Welcome to CICLY and many thanks for giving members
the encouraging news that there are plans for
continuing research in Ghana.
Your resumé of the genetic theories of resistance
covers the essential points - but they are no more
than theories that still require testing.
The production of large F2 populations, back-cross and
even three- or four-way crosses, is technically
straightforward, using existing mass controlled
(assisted) pollination methods.
But screening large numbers of field planted palms is
not a practical possibility.
And since those theories were advanced the disease (in
Jamaica) has overcome many coconut varieties once
considered to be resistant. A more virulent strain of
LY or a more infective vector have not yet been ruled
Personally, I do not think that seednut transmission
is important in nature but I accept that tissue
culture of infected embryos could be a useful tool in
What needs to be looked for are differences between
palm species that are immune to LY, those that simply
resist infection (but may be overcome when
environmental factors are unfavourable) and those (if
any) that tolerate infection without symptoms (death
being the ultimate symptom).
Please do not hesitate to write to
for any information. I urge
other CICLY members to respond with their own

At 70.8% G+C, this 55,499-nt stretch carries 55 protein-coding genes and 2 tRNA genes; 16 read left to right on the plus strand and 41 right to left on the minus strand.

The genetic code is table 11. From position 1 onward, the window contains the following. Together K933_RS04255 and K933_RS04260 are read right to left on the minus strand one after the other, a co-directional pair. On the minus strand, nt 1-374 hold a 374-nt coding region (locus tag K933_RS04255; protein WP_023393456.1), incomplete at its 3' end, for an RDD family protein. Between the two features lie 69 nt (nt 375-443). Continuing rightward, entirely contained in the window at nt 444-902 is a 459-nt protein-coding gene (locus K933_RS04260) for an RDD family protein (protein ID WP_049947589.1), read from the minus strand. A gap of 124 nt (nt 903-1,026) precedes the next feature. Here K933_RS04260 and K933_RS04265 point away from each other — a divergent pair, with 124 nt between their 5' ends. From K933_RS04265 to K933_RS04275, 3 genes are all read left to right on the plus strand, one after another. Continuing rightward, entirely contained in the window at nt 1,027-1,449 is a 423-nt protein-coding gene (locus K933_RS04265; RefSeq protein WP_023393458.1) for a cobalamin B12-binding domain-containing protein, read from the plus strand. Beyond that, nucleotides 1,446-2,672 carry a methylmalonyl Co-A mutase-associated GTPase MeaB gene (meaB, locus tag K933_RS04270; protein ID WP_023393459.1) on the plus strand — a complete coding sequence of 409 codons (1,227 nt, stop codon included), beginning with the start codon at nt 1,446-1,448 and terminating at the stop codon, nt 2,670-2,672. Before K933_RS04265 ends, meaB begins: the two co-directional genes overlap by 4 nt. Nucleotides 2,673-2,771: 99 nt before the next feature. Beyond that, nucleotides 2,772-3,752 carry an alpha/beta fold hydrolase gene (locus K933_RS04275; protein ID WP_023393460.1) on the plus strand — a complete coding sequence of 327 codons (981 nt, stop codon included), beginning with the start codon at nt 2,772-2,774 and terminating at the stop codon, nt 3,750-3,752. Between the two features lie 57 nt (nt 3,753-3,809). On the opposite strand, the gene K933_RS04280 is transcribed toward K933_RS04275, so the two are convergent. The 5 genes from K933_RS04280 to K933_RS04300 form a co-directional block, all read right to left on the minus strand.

--- Dickinson Matthew
Many thanks for the emails re the CICYL group, and for
putting me on the list. This is particularly helpful
and timely as I am currently putting together a full
application for BBSRC/DFID funding to carry out some
further work on seed transmission of LY and also
sustainable breeding of tolerant / resistant varieties
in Africa, based on an ongoing collaboration with
CSIR-OPRI in Ghana. This was following approval of a
concept note that I put in before Christmas.
I was therefore wondering whether you could provide me
with a bit of further help toward this proposal,
particularly on the resistance in coconuts side, as
one of the aims is to try and improve our
understanding of the genetics of resistance and
develop some tools for marker assisted breeding.
As I understand it, resistance to LY in Jamaica is
believed to be controlled by a single major
co-dominant gene locus with the influence of minor
modifier loci, whilst in Tanzania there are two or
more partially dominant genes involved. Is this still
the case, and in these breeding programmes were F2's
produced and any work done on confirming the
heritability? I know there was some attempt to develop
RAPD markers associated with resistance (Cardena et al
2003) but this was done using palms that had been
exposed to LY and had survived as the resistant
My colleague in Ghana has produced WAT / SGD and WAT /
VTT hybrids that are resistant / tolerant, and we are
proposing to take these to F2, and at least look at
the segregation of molecular markers in them although
there will not be time within the project to look at
their resistance/susceptibility to disease, so we will
also be using a similar approach to Cardena to find
Look forward to hearing from you
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